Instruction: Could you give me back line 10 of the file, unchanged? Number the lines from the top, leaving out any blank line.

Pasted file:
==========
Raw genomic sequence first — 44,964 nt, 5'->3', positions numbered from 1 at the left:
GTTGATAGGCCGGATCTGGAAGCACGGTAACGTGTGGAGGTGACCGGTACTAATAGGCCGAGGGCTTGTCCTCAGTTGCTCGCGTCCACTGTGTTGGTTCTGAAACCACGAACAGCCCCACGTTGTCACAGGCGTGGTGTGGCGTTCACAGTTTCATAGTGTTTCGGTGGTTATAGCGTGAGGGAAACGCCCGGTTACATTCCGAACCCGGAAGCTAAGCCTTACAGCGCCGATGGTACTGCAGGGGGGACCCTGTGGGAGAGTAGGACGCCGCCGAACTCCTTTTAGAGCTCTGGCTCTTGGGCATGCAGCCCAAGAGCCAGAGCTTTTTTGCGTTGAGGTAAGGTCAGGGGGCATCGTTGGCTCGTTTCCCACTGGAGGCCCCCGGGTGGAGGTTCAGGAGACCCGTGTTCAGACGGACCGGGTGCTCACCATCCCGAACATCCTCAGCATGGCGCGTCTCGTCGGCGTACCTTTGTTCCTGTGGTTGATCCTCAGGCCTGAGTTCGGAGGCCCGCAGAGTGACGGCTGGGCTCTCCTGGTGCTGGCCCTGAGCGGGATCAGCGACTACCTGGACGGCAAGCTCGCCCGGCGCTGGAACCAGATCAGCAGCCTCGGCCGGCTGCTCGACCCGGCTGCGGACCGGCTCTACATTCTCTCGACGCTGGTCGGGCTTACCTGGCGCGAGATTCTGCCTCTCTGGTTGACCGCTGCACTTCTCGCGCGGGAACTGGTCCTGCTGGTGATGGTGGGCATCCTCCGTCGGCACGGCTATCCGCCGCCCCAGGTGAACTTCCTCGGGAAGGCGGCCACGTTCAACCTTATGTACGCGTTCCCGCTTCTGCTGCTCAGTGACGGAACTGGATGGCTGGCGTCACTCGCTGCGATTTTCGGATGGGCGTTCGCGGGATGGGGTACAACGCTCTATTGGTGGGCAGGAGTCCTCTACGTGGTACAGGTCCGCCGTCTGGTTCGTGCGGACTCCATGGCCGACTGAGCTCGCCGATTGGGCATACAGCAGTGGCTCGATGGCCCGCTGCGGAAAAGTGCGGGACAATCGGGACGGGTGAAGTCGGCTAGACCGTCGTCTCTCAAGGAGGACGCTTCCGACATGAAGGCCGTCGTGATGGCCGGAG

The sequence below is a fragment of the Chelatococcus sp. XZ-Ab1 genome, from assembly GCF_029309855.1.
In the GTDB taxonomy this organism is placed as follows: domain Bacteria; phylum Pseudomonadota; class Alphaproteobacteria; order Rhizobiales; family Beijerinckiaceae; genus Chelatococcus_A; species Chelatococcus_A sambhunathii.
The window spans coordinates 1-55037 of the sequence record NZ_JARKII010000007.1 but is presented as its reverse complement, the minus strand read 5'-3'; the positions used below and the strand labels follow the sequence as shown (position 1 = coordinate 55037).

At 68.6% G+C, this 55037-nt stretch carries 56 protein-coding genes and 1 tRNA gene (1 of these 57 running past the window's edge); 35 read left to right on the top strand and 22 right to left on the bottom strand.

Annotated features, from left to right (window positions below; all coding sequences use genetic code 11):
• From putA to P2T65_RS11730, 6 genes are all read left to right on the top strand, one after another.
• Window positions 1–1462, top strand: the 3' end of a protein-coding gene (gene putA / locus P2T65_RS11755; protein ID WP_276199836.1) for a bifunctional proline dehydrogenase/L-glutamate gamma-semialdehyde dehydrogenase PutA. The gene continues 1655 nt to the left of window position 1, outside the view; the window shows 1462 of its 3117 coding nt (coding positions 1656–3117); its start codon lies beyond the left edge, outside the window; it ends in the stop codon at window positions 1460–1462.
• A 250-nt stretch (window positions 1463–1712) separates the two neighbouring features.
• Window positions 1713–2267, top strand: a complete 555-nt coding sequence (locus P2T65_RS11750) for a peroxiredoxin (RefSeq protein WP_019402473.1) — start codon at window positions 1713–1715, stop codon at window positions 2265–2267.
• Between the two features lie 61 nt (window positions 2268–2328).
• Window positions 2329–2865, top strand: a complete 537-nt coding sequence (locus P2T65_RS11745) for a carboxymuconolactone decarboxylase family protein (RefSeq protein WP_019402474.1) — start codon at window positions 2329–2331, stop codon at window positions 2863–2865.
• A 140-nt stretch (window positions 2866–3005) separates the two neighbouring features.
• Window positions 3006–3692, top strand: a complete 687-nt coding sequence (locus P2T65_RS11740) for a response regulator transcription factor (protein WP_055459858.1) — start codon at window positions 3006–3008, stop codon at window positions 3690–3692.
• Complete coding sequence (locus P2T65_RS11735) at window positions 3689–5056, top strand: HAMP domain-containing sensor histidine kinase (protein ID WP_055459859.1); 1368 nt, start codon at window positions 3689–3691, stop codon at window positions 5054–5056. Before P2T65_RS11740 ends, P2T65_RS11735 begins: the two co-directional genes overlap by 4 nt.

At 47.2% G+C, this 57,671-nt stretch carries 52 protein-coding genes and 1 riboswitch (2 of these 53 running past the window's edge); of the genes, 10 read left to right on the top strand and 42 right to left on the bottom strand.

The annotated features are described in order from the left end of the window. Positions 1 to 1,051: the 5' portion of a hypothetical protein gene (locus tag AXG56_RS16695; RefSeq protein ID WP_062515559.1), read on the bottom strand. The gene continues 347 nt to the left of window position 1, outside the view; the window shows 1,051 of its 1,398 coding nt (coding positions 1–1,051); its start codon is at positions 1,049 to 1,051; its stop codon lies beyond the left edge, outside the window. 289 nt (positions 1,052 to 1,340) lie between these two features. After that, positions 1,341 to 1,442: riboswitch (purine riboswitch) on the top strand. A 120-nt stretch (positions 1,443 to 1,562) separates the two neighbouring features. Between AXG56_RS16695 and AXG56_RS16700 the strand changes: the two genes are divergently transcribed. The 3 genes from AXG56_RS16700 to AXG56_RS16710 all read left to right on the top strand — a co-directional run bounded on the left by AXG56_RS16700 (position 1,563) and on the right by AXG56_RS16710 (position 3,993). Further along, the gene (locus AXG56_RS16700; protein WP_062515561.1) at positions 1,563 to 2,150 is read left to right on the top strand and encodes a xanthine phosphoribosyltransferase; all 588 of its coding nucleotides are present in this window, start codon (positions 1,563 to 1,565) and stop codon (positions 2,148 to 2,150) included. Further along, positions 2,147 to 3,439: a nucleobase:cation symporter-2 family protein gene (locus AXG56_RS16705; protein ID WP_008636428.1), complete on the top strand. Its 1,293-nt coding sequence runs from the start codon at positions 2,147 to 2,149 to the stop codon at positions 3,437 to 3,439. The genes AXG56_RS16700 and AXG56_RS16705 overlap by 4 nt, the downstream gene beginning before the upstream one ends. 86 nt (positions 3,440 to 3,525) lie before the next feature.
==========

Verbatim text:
• A 250-nt stretch (window positions 1463–1712) separates the two neighbouring features.